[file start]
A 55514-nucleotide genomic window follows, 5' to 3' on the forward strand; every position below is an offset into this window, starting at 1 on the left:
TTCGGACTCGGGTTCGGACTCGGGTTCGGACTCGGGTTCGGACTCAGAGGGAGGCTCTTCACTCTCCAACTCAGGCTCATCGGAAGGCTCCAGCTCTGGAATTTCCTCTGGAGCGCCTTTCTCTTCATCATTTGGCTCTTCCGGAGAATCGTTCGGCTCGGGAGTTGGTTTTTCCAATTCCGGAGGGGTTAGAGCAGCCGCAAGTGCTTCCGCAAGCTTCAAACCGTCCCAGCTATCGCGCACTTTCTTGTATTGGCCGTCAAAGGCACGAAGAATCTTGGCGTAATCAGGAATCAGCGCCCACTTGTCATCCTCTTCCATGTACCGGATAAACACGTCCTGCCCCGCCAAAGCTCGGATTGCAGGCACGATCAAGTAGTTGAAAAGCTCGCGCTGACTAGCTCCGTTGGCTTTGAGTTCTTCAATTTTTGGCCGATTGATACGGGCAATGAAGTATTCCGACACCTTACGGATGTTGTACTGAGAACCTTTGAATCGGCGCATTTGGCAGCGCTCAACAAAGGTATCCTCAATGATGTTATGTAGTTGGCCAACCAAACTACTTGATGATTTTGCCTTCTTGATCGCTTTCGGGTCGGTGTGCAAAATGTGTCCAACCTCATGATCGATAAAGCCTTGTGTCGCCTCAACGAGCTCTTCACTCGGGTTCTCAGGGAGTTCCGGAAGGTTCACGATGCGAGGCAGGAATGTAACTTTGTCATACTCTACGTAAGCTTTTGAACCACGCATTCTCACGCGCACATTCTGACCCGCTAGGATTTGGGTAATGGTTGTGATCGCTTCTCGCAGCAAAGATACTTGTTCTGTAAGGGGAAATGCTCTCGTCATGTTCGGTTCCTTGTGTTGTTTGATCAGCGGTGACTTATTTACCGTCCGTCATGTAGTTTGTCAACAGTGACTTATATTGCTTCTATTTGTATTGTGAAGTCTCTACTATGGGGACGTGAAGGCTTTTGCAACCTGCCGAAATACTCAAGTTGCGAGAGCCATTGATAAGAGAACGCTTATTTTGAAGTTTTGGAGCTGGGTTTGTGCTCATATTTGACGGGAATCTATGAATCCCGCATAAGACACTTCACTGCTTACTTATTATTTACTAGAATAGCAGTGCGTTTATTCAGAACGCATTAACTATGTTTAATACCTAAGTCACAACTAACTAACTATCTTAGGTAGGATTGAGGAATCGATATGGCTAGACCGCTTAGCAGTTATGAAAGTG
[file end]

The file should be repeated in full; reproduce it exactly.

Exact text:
A 55514-nucleotide genomic window follows, 5' to 3' on the forward strand; every position below is an offset into this window, starting at 1 on the left:
TTCGGACTCGGGTTCGGACTCGGGTTCGGACTCGGGTTCGGACTCAGAGGGAGGCTCTTCACTCTCCAACTCAGGCTCATCGGAAGGCTCCAGCTCTGGAATTTCCTCTGGAGCGCCTTTCTCTTCATCATTTGGCTCTTCCGGAGAATCGTTCGGCTCGGGAGTTGGTTTTTCCAATTCCGGAGGGGTTAGAGCAGCCGCAAGTGCTTCCGCAAGCTTCAAACCGTCCCAGCTATCGCGCACTTTCTTGTATTGGCCGTCAAAGGCACGAAGAATCTTGGCGTAATCAGGAATCAGCGCCCACTTGTCATCCTCTTCCATGTACCGGATAAACACGTCCTGCCCCGCCAAAGCTCGGATTGCAGGCACGATCAAGTAGTTGAAAAGCTCGCGCTGACTAGCTCCGTTGGCTTTGAGTTCTTCAATTTTTGGCCGATTGATACGGGCAATGAAGTATTCCGACACCTTACGGATGTTGTACTGAGAACCTTTGAATCGGCGCATTTGGCAGCGCTCAACAAAGGTATCCTCAATGATGTTATGTAGTTGGCCAACCAAACTACTTGATGATTTTGCCTTCTTGATCGCTTTCGGGTCGGTGTGCAAAATGTGTCCAACCTCATGATCGATAAAGCCTTGTGTCGCCTCAACGAGCTCTTCACTCGGGTTCTCAGGGAGTTCCGGAAGGTTCACGATGCGAGGCAGGAATGTAACTTTGTCATACTCTACGTAAGCTTTTGAACCACGCATTCTCACGCGCACATTCTGACCCGCTAGGATTTGGGTAATGGTTGTGATCGCTTCTCGCAGCAAAGATACTTGTTCTGTAAGGGGAAATGCTCTCGTCATGTTCGGTTCCTTGTGTTGTTTGATCAGCGGTGACTTATTTACCGTCCGTCATGTAGTTTGTCAACAGTGACTTATATTGCTTCTATTTGTATTGTGAAGTCTCTACTATGGGGACGTGAAGGCTTTTGCAACCTGCCGAAATACTCAAGTTGCGAGAGCCATTGATAAGAGAACGCTTATTTTGAAGTTTTGGAGCTGGGTTTGTGCTCATATTTGACGGGAATCTATGAATCCCGCATAAGACACTTCACTGCTTACTTATTATTTACTAGAATAGCAGTGCGTTTATTCAGAACGCATTAACTATGTTTAATACCTAAGTCACAACTAACTAACTATCTTAGGTAGGATTGAGGAATCGATATGGCTAGACCGCTTAGCAGTTATGAAAGTG